Rain has a way of making spring fieldwork difficult, slowing the progress of all fieldwork — including emptying in-ground manure storages. Freeboard is the top area of a storage structure that is reserved for emergencies. The more rain that falls, the more freeboard space disappears in the storage, and there is less opportunity to spread manure without getting stuck.
What can you do? If your manure storage is looking dangerously full, there are some actions you can take to relieve the situation and the impending environmental emergency. There are no simple solutions, but thinking through your specific situation and monitoring it daily can help prevent, or at least minimize, environmental risks and potential regulatory issues.
For starters, design outside manure storages with freeboard to deal with extreme spring weather. Freeboard is typically 12 inches (6 inches for fabricated structures), plus the additional storage volume necessary to contain the precipitation and runoff from a 25-year, 24-hour storm event for your region.
Do everything you can to reduce liquid manure storage before it is alarmingly close to overflowing. Even relieving a few inches off the top will buy some time and reduce stress on the storage system.
If you find yourself getting close to freeboard, you can haul to your driest field or a field with a growing perennial crop growing like alfalfa or grass, keeping in mind crop damage may occur. There is a significant possibility you will damage your hay stand, and any time you are on wet fields, compaction will occur.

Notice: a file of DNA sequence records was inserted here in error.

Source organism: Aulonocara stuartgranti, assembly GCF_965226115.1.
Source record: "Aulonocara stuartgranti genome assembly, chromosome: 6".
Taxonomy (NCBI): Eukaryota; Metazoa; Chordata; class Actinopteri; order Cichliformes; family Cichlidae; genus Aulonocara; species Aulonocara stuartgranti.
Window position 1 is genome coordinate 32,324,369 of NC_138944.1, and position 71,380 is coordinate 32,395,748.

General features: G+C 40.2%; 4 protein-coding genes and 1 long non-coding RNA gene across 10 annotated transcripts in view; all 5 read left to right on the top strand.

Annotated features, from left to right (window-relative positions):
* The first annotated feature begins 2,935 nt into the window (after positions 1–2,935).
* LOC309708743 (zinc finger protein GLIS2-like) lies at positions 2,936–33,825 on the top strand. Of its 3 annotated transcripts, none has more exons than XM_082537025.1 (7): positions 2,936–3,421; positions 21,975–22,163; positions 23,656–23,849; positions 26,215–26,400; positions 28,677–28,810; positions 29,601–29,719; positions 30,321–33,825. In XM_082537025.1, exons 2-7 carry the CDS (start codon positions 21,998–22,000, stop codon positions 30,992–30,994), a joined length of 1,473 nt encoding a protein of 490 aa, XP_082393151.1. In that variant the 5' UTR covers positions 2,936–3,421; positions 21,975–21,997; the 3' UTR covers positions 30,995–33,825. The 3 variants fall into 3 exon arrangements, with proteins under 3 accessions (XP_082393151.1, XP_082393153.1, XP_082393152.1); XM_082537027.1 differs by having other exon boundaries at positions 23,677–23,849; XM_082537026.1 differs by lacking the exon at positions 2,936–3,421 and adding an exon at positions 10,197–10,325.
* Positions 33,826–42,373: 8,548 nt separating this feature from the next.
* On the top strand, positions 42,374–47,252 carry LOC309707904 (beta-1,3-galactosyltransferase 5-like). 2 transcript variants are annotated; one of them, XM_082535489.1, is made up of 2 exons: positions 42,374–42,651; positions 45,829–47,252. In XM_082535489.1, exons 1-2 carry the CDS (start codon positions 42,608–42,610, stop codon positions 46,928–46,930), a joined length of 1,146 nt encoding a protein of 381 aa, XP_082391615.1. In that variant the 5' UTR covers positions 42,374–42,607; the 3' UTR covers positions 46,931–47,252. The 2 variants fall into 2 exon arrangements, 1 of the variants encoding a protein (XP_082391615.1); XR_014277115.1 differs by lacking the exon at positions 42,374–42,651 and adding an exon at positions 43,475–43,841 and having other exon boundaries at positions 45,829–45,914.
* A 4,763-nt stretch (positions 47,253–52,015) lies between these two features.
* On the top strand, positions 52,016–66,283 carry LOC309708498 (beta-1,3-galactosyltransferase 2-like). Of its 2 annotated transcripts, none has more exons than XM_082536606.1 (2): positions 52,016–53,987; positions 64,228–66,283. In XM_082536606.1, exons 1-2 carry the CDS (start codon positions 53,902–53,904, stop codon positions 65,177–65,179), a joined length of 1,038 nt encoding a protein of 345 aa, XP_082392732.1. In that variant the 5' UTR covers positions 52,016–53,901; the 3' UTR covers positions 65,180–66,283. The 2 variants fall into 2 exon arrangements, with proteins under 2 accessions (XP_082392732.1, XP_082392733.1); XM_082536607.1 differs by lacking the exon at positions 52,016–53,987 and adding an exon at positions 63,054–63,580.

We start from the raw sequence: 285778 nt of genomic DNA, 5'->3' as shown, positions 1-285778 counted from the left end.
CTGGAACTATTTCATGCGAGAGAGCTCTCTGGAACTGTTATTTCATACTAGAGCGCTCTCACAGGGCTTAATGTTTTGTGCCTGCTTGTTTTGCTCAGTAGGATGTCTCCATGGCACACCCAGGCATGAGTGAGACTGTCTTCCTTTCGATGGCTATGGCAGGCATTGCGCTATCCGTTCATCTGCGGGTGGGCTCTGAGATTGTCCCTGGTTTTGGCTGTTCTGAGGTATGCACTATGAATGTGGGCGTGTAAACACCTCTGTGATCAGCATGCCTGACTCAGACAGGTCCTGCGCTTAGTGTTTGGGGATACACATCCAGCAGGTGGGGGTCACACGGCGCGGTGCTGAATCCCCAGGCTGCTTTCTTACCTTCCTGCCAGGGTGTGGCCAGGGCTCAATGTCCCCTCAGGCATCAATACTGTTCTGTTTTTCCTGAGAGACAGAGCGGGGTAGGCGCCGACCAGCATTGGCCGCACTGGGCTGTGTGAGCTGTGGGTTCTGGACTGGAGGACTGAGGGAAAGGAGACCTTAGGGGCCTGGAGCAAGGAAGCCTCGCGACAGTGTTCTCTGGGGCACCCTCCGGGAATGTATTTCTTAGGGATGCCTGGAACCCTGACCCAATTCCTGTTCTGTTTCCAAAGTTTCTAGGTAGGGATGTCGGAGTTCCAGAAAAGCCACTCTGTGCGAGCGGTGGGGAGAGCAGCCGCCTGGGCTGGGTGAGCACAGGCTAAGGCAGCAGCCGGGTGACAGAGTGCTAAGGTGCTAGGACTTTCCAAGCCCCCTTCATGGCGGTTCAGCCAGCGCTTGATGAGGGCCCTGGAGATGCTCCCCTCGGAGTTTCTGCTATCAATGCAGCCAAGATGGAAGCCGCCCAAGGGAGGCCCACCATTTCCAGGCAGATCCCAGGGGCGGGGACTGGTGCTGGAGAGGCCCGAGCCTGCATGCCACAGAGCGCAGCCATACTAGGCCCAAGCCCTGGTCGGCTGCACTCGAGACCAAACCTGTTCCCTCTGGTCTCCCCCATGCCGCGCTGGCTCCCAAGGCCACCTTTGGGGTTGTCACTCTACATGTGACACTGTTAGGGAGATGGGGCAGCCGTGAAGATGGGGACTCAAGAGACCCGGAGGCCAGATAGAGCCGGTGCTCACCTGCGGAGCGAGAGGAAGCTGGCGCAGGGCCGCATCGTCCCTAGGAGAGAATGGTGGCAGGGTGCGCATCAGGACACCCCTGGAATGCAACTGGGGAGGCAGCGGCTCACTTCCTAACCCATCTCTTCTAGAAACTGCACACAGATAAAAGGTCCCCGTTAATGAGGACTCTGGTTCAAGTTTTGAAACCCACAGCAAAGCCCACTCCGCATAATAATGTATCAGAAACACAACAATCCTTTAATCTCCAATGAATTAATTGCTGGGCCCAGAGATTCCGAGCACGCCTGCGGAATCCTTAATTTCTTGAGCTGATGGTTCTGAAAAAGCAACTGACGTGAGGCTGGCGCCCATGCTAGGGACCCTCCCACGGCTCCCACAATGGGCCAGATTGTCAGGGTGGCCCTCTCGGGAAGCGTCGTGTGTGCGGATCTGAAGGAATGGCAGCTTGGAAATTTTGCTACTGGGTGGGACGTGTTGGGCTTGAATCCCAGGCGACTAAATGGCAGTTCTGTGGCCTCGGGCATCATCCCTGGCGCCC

You could also transfer some manure to a different storage system, whether that be on your farm or that of a family member or neighbor. If you can’t haul to your own fields or transfer to a different storage system, see if you can haul to a neighbors’ field(s). Review the neighbor’s nutrient management plan with them and follow it.
In the event that a manure storage breaches and manure reaches surface waters, contact your region’s pollution hotline immediately. Reacting promptly can help minimize the impacts in a negative situation.
This article appeared in the August 2021 issue of Journal of Nutrient Management on pages 18 and 19. Not a subscriber? Click to get the print magazine.